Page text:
Australia’s love of sport cards

10 October 2017

Collectors making a fortune from the hobby.

Collecting sports cards has been a passion for generations of Australian children.

In the late 1800’s, American company, Old Judge and Dog’s Head released the first Australian football cards. The company released photographic cards of a variety of footballers, including South Melbourne and Geelong star Peter Burns.

From the 1920’s cards were introduced with other products, such as chocolate and cereal packets. The low cost of manufacturing the football cards meant thousands were released in the 1930’s, before war intervened in 1939 and led to a lull in production.

In the wake of war, newspapers; including the long gone Melbourne Argus, began producing footy cards.

The boom in Australian card collecting occurred in the 1970’s with the release of the Scanlens cards.

Scanlens first hit the market in 1963, but with a lull in card collecting in the 1960’s, the company would have to wait until the 1970’s to taste success.

1970’s Scanlens cards

The increased exposure of football on television made footballers household names and led to a surge in football card sales.

Today, football cards are still a must have item for young Australians.

In 1989, Scanlens ceased producing football cards and were replaced by Select.

Since Select became the official card partner of the AFL, the production of the cards has drastically changed.

“Over the last 25 years cards have gone from just being made of cardboard with a machine varnish on them to printing onto holographic foilboards with a plastic laminate, so they won’t deteriorate,” Tony Duclos from Select tells upstart.

2017 Select cards

Select produce two million packets of football cards per year. At the start of the season, Select mass produce the ‘Footy Stars’ cards, which are aimed at the casual collector.

The more prestigious ‘Certified’ cards are produced in the later half of the football season and are not mass produced, meaning the card holds greater value.

Card collecting has grown from purely being a favourite children’s past time to a financial business, with some cards worth as much as a luxury SUV.

The 1963 set of Scanlens cards, featuring Bob Skilton, Polly Farmer and Ted Whitten is worth in excess of $15,000.

In April, a rare 2003 NBA Topps Chrome Refractor Lebron James Rookie Card sold on eBay for $37,840 AUD.

2003 NBA Topps Chrome Refractor Lebron James Rookie Card

The card is known as a ‘Black Label’ and is considered James’ true rookie card, which is why it is worth the large sum.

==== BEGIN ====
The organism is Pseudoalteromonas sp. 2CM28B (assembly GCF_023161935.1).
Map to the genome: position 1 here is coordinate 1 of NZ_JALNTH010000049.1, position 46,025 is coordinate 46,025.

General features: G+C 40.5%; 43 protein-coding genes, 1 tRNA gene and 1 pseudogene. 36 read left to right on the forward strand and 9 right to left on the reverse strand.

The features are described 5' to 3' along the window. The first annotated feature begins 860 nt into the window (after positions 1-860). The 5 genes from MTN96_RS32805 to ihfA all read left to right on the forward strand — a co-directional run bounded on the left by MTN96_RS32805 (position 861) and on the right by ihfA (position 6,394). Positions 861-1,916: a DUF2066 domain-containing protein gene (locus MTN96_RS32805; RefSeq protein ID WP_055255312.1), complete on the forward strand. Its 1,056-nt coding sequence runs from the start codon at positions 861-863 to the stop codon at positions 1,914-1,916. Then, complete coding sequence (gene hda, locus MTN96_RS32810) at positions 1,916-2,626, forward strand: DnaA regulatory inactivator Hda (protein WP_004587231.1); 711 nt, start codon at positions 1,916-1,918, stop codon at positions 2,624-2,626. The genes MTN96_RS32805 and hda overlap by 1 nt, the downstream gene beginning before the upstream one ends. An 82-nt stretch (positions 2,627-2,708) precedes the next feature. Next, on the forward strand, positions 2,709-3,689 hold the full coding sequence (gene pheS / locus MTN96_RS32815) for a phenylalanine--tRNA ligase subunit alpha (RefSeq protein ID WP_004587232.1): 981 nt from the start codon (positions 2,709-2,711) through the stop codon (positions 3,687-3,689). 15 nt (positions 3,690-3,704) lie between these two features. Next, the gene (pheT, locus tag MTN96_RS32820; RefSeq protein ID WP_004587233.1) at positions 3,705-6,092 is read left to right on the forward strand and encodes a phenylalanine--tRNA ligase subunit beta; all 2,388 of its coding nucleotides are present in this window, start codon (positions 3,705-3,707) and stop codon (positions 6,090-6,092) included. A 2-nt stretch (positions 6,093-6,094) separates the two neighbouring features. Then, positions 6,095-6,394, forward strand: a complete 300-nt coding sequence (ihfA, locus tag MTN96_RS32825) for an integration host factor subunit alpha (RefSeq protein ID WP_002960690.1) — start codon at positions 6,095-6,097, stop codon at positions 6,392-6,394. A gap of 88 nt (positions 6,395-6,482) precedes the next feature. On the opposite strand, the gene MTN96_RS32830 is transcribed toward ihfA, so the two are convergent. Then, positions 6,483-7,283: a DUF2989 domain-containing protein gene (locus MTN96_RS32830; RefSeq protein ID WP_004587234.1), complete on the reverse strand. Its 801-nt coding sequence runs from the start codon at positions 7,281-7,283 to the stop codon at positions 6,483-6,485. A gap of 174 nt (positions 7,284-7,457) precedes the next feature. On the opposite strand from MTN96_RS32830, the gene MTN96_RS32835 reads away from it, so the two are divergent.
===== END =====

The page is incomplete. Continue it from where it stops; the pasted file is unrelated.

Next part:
Chrälie Oxleye from Melbourne’s Cherry Collectables tells upstart that there are many reasons why a card can be valuable.

“The athlete is always important. Michael Jordan or Lebron [James] are always going to be worth more than other players.”

“Then you have factors like the autograph. Is it on a sticker or on the card? The cards where the athlete actually has to hold the card to sign it are worth more.”

“Then there are things like a piece of their uniform and the rarity of the card, as in how many are produced.”

The increased number of Australian’s playing in the NBA has led to a rise in the popularity of NBA cards.

NBA cards are the most popular item sold at Cherry Collectables, with a majority of their customers brought up through the Michael Jordan era of basketball.

“The kids who grew up in the 1990’s are now in there 30s and are working and now have more money to spend on cards,” Oxeley tells upstart.

“The increase exposure of the NBA in Australia has also played a part in the popularity of NBA cards. In the 90s you got one game a week on TV if you were lucky. Now there are so many ways to watch the sport.”

Oxeley said the most valuable card he has seen at the store was a Thon Maker card from earlier this year.

The Panini Noir card with Makers hand written signature is the only one of its type and would fetch over four figures at an auction, according to Oxleye.

Marcus Fox is an advent NBA fan. The 21 year old collected AFL cards as a child but in recent years has collected NBA cards.

“I got into basketball in high school. I started loving it and following it more so I just thought it would be a good hobby to collect cards,” Fox tells upstart.

Fox purchases unopened 1990’s NBA packs off eBay and also visits markets to purchase cards of his favourite players. He also has the entire 2016/17 Panini Donruss collection.

Marcus Fox with his 2016/17 Panini Donruss collection.

Fox’s most prized card is his signed Carmelo Anthony card, which he believes has some worth.

“There’s only 49 of them [Carmelo Anthony card] and I’ve got number three and it’s signed.”

“I tried checking the value online, but it is too hard to find. Because he hasn’t won a championship yet I would say the value wouldn’t be as much as I expect.”

Fox may have cards that could make him a small fortune, but he is not fazed if they are not worth anything.

Collecting NBA cards is a hobby that brings Fox joy.

“It’s a good hobby. Its fun opening the packs and putting the cards in the collection. It’s good clean fun.”

Christopher Chrysostomou is a third year Bachelor of Media and Communications (Sport Journalism) student. You can follow him on Twitter here: @MrCdotC